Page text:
28 January 2015
Cape Town’s new open data portal aims to enhance transparency and accountability, as well as improve the competitiveness of the broader economy of Cape Town, Mayor Patricia de Lille said at the launch in the city on Tuesday.
The Open Data Portal, which makes public sector data available to the public at no charge and in usable formats, is “another bold stride that we are taking to create an enabling environment which will attract investment that generates economic growth and creates jobs”, De Lille said.
“This is a historic day as we join cities such as New York, London and Helsinki that have forged the way for cities to make their data sets available to the public,” De Lille said. “In today’s knowledge economy, access to data is instrumental in becoming competitive.”
The portal, which was approved by council at the end of September 2014, will “enable innovation, as entrepreneurs are empowered to use the data to create new applications”, the mayor said. “As a City that believes in transparency, making this data available will empower residents to hold us accountable.”
The public can access the portal via a variety of devices, including mobile phones with internet connectivity.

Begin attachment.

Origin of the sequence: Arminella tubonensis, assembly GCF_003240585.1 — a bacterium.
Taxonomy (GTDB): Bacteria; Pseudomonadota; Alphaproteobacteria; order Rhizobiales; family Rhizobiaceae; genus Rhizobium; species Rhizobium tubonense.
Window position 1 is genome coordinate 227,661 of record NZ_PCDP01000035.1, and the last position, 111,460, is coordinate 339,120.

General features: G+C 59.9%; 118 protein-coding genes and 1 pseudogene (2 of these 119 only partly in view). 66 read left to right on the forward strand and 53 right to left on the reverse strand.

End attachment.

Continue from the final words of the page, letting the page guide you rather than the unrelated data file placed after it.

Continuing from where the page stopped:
So far, 25 data sets have been uploaded. These include the City’s budget data; the location of all district parks, community parks, cemeteries; information on MyCiTi bus stations and routes; and details about tenders that have been awarded.
A steering committee made up of representatives from various City directorates would approve data sets for the portal. “We envision that hundreds of data sets will be available over time,” she said.
The public are invited to request data they would like to see on the portal, as well as to share their “thoughts and experiences” of the portal.
De Lille said the portal should be seen as a legacy product of the World Design Capital 2014: “During our tenure as the World Design Capital, we wanted to find a way to use design to make government more transparent. As such, our Open Data Portal is the City’s contribution to the World Design Capital 2014 legacy.”